Film Threat archive logo


By Mark Fulton | December 11, 2008

This is one of those movies where you can almost predict the whole script from five minutes after the opening credits end. It’s further proof that the indie world can churn out crap just like the studios.

A big-city talk radio host stops for gas in a small town on his way to L.A. for a possible new gig with, perhaps, syndication. While in the local diner, the local love advice radio show, Heart Smart, is on the air. He calls in criticizing the attractive host’s advice. Rivalry develops between the two (they’re destined to fall in love of course) until eventually an on-air contest is held. Take Coyote County’s biggest loser and help him get a date with the girl of his dreams. If the girl has a memorable good time on the date, then the loser wins a new car.

What’s frustrating is the script says sincere things about falling in love and what components make for a lasting relationship. There’s a genuine dialogue on the page that never works because the acting is so bad. I’m talking third-rate dinner theatre bad. With the exception of Wayne Grace’s supporting performance, which is competent, the acting has the stilted monotone distance of a crummy high school freshman fall theatre play. If the acting was even half-decent the movie might be okay.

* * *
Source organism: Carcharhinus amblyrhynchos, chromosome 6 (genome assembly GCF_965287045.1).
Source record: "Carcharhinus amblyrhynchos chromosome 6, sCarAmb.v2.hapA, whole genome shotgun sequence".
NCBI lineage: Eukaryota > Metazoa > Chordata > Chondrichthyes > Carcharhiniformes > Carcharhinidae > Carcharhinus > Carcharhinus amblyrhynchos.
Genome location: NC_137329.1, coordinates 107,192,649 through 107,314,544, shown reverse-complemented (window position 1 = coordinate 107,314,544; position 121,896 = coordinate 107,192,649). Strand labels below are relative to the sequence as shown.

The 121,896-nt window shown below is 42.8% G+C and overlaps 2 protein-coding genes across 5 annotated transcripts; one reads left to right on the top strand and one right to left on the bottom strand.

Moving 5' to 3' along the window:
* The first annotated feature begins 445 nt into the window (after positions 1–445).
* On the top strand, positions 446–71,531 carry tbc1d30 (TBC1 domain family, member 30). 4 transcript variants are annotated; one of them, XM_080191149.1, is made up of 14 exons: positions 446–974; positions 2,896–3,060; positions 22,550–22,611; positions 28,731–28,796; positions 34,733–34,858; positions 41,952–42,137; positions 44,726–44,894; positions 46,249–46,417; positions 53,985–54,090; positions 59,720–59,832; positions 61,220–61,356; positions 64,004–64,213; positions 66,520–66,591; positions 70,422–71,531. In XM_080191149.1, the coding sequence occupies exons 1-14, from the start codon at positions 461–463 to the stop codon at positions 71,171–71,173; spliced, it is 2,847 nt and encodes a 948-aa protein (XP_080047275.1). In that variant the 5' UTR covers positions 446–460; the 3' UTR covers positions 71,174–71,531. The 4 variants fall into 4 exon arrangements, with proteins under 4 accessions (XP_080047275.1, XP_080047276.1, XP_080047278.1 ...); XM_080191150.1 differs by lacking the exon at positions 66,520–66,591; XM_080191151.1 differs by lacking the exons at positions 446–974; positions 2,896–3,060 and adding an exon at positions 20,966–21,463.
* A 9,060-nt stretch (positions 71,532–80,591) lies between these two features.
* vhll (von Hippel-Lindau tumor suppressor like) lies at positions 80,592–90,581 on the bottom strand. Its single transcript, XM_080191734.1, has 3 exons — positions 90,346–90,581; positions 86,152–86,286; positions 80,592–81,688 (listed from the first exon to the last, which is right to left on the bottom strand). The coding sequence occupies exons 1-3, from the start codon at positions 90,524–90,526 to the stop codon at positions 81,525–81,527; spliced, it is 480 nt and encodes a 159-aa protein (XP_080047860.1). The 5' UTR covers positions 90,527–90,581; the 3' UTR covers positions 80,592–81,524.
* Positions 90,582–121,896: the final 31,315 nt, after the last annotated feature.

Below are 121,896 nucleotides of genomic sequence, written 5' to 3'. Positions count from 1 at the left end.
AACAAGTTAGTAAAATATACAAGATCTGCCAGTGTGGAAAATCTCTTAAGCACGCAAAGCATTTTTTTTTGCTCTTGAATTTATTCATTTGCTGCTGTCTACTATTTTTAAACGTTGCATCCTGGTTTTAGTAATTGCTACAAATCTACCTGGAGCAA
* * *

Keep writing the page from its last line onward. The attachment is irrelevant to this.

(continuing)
As a comedy, it’s a failure. I laughed once near the beginning. Every joke falls flat or is predictable. Naturally, vacuum delivery doesn’t help.

“Coyote County Loser” is also an example of a fairly interesting mini-trend in the indie world: deliberately PG-rated comedies. It’s like a counter-rebellion to all Hollywood comedies with required crass, vulgar and gross jokes. For the most part, I love soaking in crass and vulgar. But there’s something refreshing about this frame of mind. It’s almost a more forceful “screw you” than flipping-the-bird could be. Unfortunately, this movie is so poorly executed that it gives a possibly viable sub-genre a bad name.

Leave a Reply

Your email address will not be published. Required fields are marked *

Join our Film Threat Newsletter

Newsletter Icon